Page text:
Source: Rose Law Group Reporter
John Halikowkski, ADOT director, Michael Kies, director of ADOT’s multimodal planning division and Jesse Gutierrez, ADOT deputy state engineer for statewide operations, discussed the recent poor grade U.S. infrastructure received.
The state received a low C grade, at risk of slipping into the Ds, from the Society of Civil Engineers, adding the overall U.S. infrastructure system is in poor condition and showing its age.
Kies said, however, Arizona is better off than other states, with 96 percent of its bridges in fair to good condition.
The Trump administration is supporting infrastructure projects that are shovel ready, which is something Arizonians needs to be aware of because “the projects that we need to be building for economic development and the future aren’t sitting on the shelf designed and ready to go,” Halikowski said.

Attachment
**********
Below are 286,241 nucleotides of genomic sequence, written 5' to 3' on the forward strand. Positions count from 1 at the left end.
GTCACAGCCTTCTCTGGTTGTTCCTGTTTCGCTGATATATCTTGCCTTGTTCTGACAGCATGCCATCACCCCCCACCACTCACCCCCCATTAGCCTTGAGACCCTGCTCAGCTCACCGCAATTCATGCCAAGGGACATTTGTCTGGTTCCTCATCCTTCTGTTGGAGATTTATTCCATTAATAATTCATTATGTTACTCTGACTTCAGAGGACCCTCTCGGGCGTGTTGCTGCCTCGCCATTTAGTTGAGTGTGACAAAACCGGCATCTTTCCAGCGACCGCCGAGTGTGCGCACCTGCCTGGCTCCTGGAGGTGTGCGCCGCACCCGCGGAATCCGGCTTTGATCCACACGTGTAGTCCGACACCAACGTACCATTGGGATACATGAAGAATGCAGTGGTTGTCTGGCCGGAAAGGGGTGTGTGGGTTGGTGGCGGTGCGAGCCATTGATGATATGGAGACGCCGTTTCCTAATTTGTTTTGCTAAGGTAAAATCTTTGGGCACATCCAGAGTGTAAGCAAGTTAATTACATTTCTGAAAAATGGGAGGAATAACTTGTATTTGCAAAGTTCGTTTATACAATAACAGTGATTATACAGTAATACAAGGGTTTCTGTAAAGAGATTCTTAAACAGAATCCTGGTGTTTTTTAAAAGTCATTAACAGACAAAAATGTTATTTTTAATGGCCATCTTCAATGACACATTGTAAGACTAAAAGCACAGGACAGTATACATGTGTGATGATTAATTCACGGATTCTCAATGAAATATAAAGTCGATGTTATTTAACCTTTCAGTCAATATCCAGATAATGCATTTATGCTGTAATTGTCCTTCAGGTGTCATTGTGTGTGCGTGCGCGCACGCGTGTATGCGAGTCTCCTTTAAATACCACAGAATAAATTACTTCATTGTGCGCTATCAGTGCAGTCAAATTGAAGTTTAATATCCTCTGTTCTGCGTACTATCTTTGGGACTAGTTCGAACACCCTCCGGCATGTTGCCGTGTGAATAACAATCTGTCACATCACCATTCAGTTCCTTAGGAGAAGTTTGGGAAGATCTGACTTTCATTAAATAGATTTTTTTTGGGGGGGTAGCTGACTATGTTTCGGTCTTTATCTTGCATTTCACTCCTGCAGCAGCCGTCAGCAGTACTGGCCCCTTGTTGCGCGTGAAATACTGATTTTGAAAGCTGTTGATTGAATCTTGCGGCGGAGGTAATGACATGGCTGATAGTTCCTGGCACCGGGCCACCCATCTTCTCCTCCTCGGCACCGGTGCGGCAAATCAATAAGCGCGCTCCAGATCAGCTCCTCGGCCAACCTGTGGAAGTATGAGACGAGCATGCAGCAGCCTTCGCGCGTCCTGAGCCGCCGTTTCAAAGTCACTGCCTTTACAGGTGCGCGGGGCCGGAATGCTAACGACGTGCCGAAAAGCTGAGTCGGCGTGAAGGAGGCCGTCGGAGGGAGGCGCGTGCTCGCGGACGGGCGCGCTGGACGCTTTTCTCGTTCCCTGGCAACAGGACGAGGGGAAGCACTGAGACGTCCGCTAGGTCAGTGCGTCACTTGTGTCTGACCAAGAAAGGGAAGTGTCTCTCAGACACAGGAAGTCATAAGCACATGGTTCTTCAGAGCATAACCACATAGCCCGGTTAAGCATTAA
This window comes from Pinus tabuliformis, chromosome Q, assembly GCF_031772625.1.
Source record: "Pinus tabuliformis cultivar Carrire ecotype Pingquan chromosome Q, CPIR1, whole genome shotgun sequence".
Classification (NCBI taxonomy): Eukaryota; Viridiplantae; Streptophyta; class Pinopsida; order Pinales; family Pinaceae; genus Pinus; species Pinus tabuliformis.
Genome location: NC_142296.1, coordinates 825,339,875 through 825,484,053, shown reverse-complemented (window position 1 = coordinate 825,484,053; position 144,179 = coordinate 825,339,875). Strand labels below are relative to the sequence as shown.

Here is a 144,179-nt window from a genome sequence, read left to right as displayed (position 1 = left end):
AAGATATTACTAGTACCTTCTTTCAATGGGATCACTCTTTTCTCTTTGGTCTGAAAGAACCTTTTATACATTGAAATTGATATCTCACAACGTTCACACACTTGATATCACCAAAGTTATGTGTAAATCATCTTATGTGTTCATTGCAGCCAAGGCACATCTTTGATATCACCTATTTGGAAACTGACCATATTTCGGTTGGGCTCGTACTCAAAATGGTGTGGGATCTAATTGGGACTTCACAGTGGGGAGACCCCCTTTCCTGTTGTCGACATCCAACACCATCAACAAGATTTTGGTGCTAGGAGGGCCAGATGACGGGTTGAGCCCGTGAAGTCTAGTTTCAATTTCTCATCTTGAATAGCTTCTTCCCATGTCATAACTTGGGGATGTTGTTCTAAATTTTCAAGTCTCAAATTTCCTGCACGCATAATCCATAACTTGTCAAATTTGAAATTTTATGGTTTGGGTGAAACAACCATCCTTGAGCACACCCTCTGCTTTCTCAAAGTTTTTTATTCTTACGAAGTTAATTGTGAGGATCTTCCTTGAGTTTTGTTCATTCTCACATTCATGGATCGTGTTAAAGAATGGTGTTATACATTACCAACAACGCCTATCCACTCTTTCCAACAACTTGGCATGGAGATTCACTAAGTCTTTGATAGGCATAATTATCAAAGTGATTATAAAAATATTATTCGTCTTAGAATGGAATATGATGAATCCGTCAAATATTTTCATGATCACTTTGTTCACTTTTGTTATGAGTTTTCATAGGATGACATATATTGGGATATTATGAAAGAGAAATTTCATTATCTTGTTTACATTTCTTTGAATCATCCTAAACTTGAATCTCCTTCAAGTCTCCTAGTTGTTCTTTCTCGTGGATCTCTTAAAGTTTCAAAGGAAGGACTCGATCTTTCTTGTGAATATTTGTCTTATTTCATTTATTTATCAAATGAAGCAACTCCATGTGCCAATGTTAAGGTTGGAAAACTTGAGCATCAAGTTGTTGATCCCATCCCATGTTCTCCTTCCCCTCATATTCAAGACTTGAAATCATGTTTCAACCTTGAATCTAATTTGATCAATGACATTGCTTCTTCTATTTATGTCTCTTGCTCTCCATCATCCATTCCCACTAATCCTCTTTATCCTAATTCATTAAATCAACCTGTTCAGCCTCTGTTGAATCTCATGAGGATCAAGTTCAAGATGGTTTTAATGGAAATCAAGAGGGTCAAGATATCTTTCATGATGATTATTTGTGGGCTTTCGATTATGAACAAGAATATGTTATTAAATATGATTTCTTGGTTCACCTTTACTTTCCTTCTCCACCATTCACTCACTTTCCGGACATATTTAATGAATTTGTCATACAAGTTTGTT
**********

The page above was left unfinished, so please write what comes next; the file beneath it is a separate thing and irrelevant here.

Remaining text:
Trump’s $1T plan is both good and bad, said Halikowski because of the insolvency of the Federal Highway Trust Fund.
For many years, the fund has been propped up by the general fund appropriations to make sure the states are at least getting a base level.
He said he’s not sure where the money is going to come from on the federal level. While ADOT can borrow inexpensively because of its triple-A bond rating, there has to be a revenue stream for repayment. Raising Arizona’s gas tax is an option for funding, but it hasn’t gone anywhere in the legislature.
Arizona is falling behind other states that have acted on their own to raise transportation funding through gasoline taxes, vehicle registration, and sales taxes.
Over the next 25-years, Arizona will need $105B in transportation, Kies said.
ADOT has also decided that over the next 25-years, Arizona should spend $370M each year just to preserve its transportation system in its present state, but that doesn’t account for roads that need to be reconstructed because of deterioration, Kies said.
Read more at Rose Law Group Reporter.